I was given a 1973 seiko lord matic (5600-9001) recently and I am very fond of it. The acrylic is in pretty good condition and the case isn't too scared up. There are only 3 problems with the watch. First, the case is a little bit dirty between the lugs. Second it gains about 15 seconds a day. Thirdly, the original bracelet is too small, so I tried to replace it and found that one of the spring bars is stuck. I don't really know what to do with the watch so I came here to get some advice. Should I take it to a local jeweler, send it to the seiko service center (probably a bad idea), or try to work on it myself? If there is anyone on the site that is able to work on the watch I would consider that as well.
I have acquired what I believe to be a WW II era wristwatch.
It was "made" (offered?) by Mulco. The movement is an FHF 150 (with sweep wheel/center seconds). The case is from "ID" (which is why I believe it to be WW II era).
Here is the face - still cased...
Here is the inside of the case back...
The dial side uncased...
And the back (uncased)...
I am not familiar with this movement at all. It's the first time I have seen an FHF. It's also the first time that I have seen (in person) a movement with a sweep wheel.
I have ordered the Bergeon/Presto puller for odd number spokes. I assume there is isn't anything too strange with these old center-second movements other than the sweep wheel (removal and replacement).
But would appreciate any info, cautions, warnings etc. that I might need if attempting to service myself. It's not a family heirloom or anything, but I don't want to kill a vintage movement.
Also curious about watch itself if anyone knows anything about the original Mulco company and it's watches.
Anyone know a supplier that would have orient watch parts. In general orient doesn’t supply parts I guess and it’s been hard to find on eBay. I have an EM60 repair. The crystal was damaged and whatever damaged it burned through and burnt the inner bezel and I cannot find a bezel with the same markings. Any help would be awesome.
Just finished a vintage build with correct working seconds at the six position. Hard to find a good reissue so I made my own with a aftermarket case and a dial made by me from scratch. logo is also my logo. Looks very professional maybe I could get some opinions from you guys. I have 25 more dials with different designs from single sub seconds to 2 and 3 eye chronographs. Its hard to find the cases I want. I guess I will settle with aftermarket cases for now and modify them.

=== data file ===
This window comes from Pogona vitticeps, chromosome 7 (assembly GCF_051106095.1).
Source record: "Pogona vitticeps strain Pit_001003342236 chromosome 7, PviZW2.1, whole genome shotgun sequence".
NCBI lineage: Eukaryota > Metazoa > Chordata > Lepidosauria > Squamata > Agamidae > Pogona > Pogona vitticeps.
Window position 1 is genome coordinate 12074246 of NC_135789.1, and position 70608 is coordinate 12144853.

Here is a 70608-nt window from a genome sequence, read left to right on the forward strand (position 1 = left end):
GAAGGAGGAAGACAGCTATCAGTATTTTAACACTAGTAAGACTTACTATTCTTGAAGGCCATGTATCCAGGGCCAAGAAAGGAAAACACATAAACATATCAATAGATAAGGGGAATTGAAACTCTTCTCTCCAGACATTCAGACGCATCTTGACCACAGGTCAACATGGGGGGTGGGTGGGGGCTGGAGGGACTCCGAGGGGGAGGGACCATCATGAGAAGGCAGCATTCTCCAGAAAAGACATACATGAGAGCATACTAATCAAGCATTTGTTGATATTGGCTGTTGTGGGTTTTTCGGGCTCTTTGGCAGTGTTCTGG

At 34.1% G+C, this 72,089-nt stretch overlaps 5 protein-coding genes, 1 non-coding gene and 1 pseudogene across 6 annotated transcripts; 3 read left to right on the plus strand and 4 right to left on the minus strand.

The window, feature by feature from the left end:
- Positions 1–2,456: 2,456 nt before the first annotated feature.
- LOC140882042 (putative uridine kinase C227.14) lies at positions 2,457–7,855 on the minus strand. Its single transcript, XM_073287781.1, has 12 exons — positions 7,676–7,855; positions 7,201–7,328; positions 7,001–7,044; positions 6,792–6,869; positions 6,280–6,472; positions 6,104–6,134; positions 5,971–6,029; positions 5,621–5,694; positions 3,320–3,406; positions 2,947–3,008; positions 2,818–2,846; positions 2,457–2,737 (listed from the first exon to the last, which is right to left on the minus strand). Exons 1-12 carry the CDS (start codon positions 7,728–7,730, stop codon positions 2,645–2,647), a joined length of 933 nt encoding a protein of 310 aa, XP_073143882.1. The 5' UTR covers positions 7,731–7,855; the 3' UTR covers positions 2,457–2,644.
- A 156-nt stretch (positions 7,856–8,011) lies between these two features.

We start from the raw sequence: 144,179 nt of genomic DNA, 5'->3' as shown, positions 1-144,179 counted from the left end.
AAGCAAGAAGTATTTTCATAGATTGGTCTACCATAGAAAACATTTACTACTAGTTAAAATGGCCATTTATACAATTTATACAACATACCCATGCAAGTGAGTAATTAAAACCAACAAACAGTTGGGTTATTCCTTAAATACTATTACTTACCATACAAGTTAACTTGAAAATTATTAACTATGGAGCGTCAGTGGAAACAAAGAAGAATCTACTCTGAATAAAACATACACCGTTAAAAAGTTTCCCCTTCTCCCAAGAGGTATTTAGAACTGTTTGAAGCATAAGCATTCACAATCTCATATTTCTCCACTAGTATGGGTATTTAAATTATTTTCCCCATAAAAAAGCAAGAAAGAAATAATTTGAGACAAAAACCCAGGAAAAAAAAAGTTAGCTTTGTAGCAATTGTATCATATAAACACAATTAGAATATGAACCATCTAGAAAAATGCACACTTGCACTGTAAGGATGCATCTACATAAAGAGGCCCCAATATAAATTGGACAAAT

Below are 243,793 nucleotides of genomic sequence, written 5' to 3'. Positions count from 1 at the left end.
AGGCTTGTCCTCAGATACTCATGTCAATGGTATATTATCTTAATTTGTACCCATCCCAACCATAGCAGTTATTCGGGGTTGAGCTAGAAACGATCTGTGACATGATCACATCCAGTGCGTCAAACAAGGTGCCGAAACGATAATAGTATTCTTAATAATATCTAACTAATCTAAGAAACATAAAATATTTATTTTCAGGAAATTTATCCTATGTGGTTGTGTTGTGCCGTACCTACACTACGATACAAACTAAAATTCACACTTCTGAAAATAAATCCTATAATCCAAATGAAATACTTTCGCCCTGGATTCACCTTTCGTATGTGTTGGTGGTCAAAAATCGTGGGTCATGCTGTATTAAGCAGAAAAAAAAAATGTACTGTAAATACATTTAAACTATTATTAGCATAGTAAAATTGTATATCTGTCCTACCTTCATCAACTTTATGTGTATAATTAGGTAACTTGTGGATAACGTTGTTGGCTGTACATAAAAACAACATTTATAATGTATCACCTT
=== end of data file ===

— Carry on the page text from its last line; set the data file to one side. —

I have a 50's/60's era Waltham men's wristwatch that needs some help.
It's in amazing (as-new) condition, but while wearing the other day, it stopped - even though there should have been plenty of power in the mainspring.
Disassembling for investigation quickly revealed the trouble. The screw-head from the ratchet wheel screw had broken off and found its way in to the train wheels and locked everything up.
There appears to be no other damage - thankfully. But now I want to fix the movement. My preference would be to find a barrel arbor and screw - or better yet a complete going barrel assembly new with ratchet wheel screw.
I am search eBay now - but thought I'd check with you guys to see if anyone knew of a good source for such parts. I haven't found any yet.
NOTE: This movement is Swiss made, 7 jewels, marking on the base plate look like Unitas 1690/02
Any info/help is greatly appreciated.
Hi, Weren't balance wheels produced back then of different weights?
jd should know if adjustment for 780secs is doable, it requires plenty of weight also space around the balance wheel.
In short was it posed dynamically or static.
Sorry, can't help you. I wanted these books for a long time and I wouldn't be surprised if you'd be able to identify the movement using them. The books list the movements by size and then have illustrations of the setting lever spring and setting lever to compare with. Unfortunately these books are pretty expensive so I've been hesitant to pull the trigger. @Mark demonstrates them at watchrepairlessons.com (Course 1: "Getting started")
Thanks for sharing your thoughts Stuart. I went ahead and bought the 5 spokes version from Cousins based on Marc’s suggestion earlier in this thread. What I’m saving on not going out at weekends has paid for that! Hopefully it will arrive today/tomorrow and I’ll look forward to giving it a go. Will also be a useful tool to add to my slowly growing arsenal. Cheers! Sent from my iPad using Tapatalk
Junghans may be an alternative to check up on Ranfft. I measure the dimensions to 26,5 x 20 mm. I haven’t seen any identifying symbols or numbers so far. If anything shows up during disassembly, I will report back. The brand name on the dial states ”Nidor” but that’s one of those old names, I see from time to time and it doesn’t say much about the movement inside, or what do you think? Sent from my iPad using Tapatalk